The 1943 Bengal famine, which resulted in the death of over three million Indians, was a direct result of then British Prime Minister Winston Churchill’s policies and not drought. A group of Indian and American researchers have found this, which has been published in a journal, Geophysical Research Letters. The Bengal Famine of 1943 has for a long time regarded to have been caused by the British Government’s policies of the time.
What the research states?
The researchers used weather data to simulate the amount of moisture present in the soil during six major Indian famines between 1873 and 1943. The researchers found that the first five famines, i.e 1873-’74, 1876, 1877, 1896-’97, and 1899 were results of drought, not at the heights of the Bengal famine in 1943 when the rain levels were above average.
Vimal Mishra, an associate professor of Indian Institute of Technology, Gandhinagar and one of the paper’s authors said, “There have been no major famines since independence and so we started our research thinking the famines would have been caused by drought due to factors such as lack of irrigation.”
Some of the British policies which have been accused of causing the devastating famine were the distribution of food and vital necessities to the military during the second world war, stopping the import of rice and the reluctance of the British government to declare famine in India. The study states that another factor that contributed to the high mortality rate was the Japanese capture of Burma, which served as a major rice exporter to India.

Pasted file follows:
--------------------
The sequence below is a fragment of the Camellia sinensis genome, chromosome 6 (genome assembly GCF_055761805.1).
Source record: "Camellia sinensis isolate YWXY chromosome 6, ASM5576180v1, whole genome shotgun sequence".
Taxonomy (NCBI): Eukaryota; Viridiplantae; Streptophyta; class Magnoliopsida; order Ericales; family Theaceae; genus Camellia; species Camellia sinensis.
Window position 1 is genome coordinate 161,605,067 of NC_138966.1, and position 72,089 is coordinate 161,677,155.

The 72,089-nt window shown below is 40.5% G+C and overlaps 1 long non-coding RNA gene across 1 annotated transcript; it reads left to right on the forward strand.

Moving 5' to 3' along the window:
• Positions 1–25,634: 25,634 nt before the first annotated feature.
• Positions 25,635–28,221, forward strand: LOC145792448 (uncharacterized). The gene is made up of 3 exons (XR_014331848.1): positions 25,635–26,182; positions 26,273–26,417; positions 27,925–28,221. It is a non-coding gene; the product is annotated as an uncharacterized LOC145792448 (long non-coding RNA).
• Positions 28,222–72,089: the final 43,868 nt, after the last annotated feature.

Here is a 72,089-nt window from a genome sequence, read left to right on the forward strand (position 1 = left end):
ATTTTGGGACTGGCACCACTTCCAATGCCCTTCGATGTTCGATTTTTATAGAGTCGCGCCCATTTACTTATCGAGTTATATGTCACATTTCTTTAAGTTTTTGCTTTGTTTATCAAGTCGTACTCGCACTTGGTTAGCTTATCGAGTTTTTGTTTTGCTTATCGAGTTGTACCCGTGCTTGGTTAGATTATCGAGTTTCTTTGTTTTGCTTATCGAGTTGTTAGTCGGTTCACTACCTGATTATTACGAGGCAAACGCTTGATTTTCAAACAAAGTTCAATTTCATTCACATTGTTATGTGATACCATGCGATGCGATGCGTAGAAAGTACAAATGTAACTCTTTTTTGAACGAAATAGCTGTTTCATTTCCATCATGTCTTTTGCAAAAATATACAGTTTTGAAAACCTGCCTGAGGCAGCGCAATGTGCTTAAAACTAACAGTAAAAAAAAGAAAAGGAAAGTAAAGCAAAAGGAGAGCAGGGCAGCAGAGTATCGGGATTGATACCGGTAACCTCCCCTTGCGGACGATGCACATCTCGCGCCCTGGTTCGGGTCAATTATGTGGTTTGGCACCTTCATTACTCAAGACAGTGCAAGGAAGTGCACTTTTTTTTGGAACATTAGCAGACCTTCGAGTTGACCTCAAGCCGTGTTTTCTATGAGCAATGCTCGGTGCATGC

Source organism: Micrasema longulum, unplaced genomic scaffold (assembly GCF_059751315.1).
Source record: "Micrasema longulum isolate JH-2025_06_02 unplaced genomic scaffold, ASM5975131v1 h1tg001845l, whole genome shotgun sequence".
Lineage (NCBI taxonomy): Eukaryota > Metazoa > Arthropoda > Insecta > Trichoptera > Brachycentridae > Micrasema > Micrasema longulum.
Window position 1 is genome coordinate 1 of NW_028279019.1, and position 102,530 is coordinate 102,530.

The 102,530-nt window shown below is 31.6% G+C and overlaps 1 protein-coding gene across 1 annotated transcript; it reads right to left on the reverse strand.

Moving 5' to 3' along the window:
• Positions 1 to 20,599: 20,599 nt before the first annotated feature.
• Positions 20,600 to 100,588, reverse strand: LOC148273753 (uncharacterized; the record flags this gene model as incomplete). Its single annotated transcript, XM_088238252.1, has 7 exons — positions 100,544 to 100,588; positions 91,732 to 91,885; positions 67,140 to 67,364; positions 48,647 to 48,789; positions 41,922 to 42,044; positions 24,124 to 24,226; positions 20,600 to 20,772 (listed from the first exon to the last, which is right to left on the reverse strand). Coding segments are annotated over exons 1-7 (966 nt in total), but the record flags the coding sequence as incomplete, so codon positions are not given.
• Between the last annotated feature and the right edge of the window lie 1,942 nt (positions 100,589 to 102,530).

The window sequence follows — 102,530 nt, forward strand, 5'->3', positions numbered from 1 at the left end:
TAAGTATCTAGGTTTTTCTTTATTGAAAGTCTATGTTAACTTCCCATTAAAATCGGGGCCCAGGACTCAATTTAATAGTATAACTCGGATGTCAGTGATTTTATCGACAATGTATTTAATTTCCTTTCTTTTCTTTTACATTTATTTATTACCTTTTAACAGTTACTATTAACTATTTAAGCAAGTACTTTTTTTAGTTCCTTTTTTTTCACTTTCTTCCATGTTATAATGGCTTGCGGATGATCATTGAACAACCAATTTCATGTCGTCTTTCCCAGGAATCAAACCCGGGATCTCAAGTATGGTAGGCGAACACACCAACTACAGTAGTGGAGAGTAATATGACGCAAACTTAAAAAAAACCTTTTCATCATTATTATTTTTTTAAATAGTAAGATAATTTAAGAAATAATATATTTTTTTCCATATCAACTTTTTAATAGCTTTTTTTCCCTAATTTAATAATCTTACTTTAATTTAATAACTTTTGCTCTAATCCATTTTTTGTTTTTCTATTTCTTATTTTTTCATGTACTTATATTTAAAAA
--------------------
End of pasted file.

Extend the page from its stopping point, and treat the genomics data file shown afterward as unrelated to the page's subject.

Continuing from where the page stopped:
Mishra told CNN that during the 1873-’74 famine, Bengal lieutenant governor, Richard Temple by importing and distributing food to those in need. However, the British during the 1940s not only criticized Temple’s policies but also dropped them, leading to the famine.
The contention that the British government was responsible for the famine has been reiterated a lot of times in India. In 1981, Nobel Prize-winning economist Amartya Sen said that in order to control the famine, supplies should have been in abundance.
Madhushree Mukherjee in her 2011 book, Churchill’s Secret War that the war was caused due to the export of large amounts of food grains from India. She wrote that between January and July of 1943, 70,000 tons of rice were exported from India. She even wrote that despite Churchill’s War Cabinet being aware of the issue, Prime Minister Churchill was reluctant to take any action.
Pulitzer-prize winning journalist Joseph Lelyveld while reviewing the book for The New York Review of Books wrote, “Probably it’s true that fewer Bengalis would have died had Churchill approved an emergency request from his own officials in India in July 1943 for shipments of 80,000 tons of wheat a month to Bengal for the rest of the year.”
Congress MP Shashi Tharoor in a famous speech at Oxford in 2015 said, “This is a man the British would have us hail as an apostle of freedom and democracy when he has as much blood on his hands as some of the worst genocidal dictators of the 20th century.”